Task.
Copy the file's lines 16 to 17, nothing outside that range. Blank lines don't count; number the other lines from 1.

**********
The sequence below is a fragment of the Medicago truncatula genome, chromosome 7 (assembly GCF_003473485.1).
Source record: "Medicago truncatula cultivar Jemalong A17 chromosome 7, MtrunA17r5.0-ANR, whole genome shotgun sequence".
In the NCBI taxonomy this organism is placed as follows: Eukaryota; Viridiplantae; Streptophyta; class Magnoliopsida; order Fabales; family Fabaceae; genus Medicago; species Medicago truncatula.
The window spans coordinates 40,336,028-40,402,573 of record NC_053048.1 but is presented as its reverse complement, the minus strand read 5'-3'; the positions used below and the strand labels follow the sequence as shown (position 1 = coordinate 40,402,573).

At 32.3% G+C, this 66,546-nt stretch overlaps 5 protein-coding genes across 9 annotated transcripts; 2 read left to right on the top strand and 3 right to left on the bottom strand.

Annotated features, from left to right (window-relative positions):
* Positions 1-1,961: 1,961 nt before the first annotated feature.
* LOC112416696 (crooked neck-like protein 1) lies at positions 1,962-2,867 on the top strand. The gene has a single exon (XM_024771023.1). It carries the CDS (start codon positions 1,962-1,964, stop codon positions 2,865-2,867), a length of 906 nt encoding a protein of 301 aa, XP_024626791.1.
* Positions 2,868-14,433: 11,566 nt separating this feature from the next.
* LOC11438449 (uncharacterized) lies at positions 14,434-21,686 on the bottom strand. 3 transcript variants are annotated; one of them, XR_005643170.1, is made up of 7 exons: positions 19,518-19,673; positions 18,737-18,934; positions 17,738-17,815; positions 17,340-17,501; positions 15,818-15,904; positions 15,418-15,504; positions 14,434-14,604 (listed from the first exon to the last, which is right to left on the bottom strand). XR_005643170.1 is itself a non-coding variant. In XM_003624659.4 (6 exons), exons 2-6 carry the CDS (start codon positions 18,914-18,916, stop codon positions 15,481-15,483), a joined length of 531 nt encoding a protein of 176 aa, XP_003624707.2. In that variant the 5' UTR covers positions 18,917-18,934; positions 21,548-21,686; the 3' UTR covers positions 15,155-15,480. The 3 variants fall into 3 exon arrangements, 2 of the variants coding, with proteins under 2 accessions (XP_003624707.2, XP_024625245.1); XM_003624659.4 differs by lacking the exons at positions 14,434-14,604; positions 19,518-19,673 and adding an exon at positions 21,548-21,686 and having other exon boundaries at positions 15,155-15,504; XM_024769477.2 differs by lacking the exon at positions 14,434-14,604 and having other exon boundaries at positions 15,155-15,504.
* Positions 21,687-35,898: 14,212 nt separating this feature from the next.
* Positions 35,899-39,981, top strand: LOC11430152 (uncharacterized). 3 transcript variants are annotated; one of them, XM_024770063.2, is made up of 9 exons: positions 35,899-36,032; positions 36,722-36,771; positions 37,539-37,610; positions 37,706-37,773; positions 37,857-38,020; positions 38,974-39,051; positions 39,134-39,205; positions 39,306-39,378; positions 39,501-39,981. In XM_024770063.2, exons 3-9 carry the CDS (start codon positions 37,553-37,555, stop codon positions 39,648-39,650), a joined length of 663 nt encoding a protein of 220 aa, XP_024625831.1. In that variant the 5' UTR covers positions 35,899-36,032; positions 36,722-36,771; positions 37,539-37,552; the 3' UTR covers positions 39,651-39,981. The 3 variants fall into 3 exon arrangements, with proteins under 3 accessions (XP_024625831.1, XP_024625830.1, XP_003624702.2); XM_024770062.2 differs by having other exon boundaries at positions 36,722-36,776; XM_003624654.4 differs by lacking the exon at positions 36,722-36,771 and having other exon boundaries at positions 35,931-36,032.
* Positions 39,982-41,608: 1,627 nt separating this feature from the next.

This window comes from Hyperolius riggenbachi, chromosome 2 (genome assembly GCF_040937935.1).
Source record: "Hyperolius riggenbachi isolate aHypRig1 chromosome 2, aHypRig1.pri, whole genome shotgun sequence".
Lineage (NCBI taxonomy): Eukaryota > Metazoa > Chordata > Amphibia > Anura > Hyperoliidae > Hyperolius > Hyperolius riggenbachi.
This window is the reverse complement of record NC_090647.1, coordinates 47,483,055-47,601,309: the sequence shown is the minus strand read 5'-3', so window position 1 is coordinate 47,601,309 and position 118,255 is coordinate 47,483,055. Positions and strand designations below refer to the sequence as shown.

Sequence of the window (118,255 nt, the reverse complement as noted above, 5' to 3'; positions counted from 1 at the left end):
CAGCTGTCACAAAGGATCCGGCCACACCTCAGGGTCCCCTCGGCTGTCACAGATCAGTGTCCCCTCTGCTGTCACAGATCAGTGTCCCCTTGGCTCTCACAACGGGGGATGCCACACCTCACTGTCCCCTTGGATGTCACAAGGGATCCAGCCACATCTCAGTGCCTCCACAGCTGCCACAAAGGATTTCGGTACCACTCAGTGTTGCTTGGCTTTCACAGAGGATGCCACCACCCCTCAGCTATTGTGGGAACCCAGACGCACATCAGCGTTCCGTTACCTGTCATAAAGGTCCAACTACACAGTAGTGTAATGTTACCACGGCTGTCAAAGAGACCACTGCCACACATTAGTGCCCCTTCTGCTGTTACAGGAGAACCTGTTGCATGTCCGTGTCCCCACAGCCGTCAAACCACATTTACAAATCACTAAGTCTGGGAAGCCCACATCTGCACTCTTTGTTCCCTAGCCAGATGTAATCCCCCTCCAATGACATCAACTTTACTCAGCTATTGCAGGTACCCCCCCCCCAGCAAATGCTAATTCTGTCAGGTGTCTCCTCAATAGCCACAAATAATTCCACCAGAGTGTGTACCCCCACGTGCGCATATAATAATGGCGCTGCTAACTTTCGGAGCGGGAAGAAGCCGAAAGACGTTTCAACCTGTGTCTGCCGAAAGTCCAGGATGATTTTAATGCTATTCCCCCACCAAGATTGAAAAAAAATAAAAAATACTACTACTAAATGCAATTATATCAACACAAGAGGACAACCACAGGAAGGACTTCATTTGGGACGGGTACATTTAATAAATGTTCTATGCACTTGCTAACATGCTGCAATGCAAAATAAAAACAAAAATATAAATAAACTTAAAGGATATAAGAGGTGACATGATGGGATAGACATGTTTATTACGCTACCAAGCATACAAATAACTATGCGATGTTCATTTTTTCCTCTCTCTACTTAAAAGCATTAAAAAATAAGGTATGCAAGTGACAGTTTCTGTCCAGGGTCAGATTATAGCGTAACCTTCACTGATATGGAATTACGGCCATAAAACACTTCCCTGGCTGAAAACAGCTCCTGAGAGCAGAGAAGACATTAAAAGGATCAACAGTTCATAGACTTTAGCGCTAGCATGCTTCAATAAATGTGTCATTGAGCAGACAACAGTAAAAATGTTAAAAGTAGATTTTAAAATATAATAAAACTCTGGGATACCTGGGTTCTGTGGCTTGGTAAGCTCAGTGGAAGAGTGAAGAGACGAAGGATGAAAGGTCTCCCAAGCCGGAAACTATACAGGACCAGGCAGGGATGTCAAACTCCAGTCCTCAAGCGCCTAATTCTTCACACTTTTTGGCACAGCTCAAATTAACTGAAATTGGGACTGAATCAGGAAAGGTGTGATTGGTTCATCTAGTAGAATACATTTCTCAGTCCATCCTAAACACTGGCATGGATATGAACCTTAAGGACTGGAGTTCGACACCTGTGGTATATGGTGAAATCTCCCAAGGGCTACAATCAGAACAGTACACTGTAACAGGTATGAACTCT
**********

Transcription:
Lineage (NCBI taxonomy): Eukaryota > Metazoa > Chordata > Amphibia > Anura > Hyperoliidae > Hyperolius > Hyperolius riggenbachi.
This window is the reverse complement of record NC_090647.1, coordinates 47,483,055-47,601,309: the sequence shown is the minus strand read 5'-3', so window position 1 is coordinate 47,601,309 and position 118,255 is coordinate 47,483,055. Positions and strand designations below refer to the sequence as shown.